As the chill winds of November bring down the last of the fall leaves, our attention turns to preparing for winter and for the holiday season just around the corner. But November also marks National Family Caregivers Month and more than 40 million informal caregivers across the United States are providing care for aging parents and disabled or ill loved ones. These caregivers are often older adults themselves with their own health concerns; the month honoring these people who provide billions of dollars worth of care is also an opportunity for others to ensure caregivers are taking time to care for themselves.
According to 2019 AARP research, many family caregivers feel isolated, and nearly 1 in 10 said they had no one they could talk with about personal issues and 1 in 5 said they had no one to call for assistance. If you know a friend or family member caring for a loved one on their own, offering them a break or helping them find respite care is invaluable. Often informal caregivers find they struggle to take care of their own health or make time to socialize due to the burdens of daily care for a loved one. Those who are still working are stretched even thinner and many may still have children and spouses at home.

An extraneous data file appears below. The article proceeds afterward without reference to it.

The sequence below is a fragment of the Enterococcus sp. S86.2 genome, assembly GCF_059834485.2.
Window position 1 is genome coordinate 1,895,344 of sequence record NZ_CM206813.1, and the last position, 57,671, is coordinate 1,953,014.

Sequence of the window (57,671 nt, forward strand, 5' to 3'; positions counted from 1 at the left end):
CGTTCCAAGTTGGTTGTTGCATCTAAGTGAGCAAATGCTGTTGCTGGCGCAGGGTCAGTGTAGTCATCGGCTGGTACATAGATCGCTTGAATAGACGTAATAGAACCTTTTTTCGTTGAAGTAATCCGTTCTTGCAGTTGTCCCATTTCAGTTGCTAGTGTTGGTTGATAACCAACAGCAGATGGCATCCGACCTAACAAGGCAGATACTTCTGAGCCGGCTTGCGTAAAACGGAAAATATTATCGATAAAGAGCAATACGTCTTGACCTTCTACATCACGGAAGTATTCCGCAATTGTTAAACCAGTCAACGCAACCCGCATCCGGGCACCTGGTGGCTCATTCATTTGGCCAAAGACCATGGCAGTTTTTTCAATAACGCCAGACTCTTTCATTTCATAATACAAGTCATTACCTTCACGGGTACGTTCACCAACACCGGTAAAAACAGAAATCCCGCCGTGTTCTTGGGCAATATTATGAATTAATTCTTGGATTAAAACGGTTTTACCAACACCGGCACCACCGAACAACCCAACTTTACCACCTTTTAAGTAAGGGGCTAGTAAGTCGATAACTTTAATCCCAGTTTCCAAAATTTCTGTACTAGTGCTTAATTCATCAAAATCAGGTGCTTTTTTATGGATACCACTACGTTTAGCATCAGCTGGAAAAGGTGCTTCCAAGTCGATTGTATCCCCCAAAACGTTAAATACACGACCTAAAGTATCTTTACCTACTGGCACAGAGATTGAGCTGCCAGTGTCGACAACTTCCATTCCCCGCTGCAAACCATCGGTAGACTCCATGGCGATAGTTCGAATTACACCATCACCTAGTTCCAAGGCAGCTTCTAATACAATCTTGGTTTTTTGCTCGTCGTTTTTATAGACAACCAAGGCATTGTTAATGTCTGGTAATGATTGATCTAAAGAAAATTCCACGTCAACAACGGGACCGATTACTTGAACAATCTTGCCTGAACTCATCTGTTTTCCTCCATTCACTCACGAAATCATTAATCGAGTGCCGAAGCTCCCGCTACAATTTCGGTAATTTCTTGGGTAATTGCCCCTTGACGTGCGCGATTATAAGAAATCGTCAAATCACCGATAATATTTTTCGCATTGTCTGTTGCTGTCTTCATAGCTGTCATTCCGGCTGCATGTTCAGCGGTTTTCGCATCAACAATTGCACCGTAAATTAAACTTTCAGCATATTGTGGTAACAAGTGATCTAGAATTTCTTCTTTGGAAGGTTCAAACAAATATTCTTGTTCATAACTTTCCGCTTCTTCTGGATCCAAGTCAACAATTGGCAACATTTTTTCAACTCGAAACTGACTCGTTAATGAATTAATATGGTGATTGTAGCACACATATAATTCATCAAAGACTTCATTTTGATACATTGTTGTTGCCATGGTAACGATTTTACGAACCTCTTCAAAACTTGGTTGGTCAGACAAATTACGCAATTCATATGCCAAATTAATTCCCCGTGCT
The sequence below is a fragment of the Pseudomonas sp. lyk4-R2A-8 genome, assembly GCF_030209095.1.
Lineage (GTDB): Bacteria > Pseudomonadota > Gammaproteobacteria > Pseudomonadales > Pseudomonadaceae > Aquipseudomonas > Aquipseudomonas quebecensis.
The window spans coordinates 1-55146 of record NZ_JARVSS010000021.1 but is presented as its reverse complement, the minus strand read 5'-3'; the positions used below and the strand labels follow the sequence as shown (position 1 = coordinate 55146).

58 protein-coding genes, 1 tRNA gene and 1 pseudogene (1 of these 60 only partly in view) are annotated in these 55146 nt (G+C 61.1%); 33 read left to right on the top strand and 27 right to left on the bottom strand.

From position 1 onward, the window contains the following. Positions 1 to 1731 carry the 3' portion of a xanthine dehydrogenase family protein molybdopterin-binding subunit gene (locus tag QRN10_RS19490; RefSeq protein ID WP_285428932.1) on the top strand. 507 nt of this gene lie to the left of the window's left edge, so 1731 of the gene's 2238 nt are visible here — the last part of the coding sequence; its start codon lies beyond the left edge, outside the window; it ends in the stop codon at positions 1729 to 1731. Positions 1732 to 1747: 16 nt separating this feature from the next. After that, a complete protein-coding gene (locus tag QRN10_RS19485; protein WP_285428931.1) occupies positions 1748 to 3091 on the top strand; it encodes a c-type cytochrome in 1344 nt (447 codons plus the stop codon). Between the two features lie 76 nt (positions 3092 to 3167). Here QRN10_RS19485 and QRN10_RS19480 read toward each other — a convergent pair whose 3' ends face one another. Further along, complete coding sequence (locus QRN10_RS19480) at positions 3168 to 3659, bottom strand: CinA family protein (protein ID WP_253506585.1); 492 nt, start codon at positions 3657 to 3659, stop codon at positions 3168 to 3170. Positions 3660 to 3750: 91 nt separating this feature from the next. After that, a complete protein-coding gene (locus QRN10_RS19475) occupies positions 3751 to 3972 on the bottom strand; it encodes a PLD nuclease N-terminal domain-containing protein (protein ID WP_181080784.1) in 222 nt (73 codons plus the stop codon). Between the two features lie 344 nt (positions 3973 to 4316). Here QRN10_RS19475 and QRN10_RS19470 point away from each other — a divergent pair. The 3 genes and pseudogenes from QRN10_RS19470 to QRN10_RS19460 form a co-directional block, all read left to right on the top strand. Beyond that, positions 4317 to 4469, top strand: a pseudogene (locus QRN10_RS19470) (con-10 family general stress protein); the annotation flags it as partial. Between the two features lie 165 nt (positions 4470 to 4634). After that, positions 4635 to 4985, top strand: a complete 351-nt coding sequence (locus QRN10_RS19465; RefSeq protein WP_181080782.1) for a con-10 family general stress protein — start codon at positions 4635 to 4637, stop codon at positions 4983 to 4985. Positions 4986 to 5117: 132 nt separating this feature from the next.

The theme of this year’s Family Caregivers Month is #BeCareCurious. To be an effective caregiver takes not only love and understanding, but it can also encompass financial management, medical advocacy as well as the demands of daily care; providing meals, assisting with bathing, scheduling appointments, cleaning, doing laundry and helping loved-ones stay socially connected. When people better understand what is involved in being a family caregiver, and the stress it can cause, friends and family are more likely to pitch in or offer their support.
Caregivers for people with dementia often experience greater levels of stress and isolation and may find it a challenge to take even a short break with the knowledge their loved one is safe. And as the elderly population continues to grow over the next 15 to 20 years, the number of people living with some form of dementia is expected to double. According to a recent CTV News report, a new Toronto-area hotel is offering a safe space for dementia patients that will provide short respite care for patients not eligible for long-term care. Memory & Company in Markham, Ontario was opened in 2015 and provides safe rooms, physical and cognitive activities, meals, and round-the-clock supervision by support staff and nurses.
To learn more about resources for family caregivers, follow this link to AARP’s Family Caregiving online community.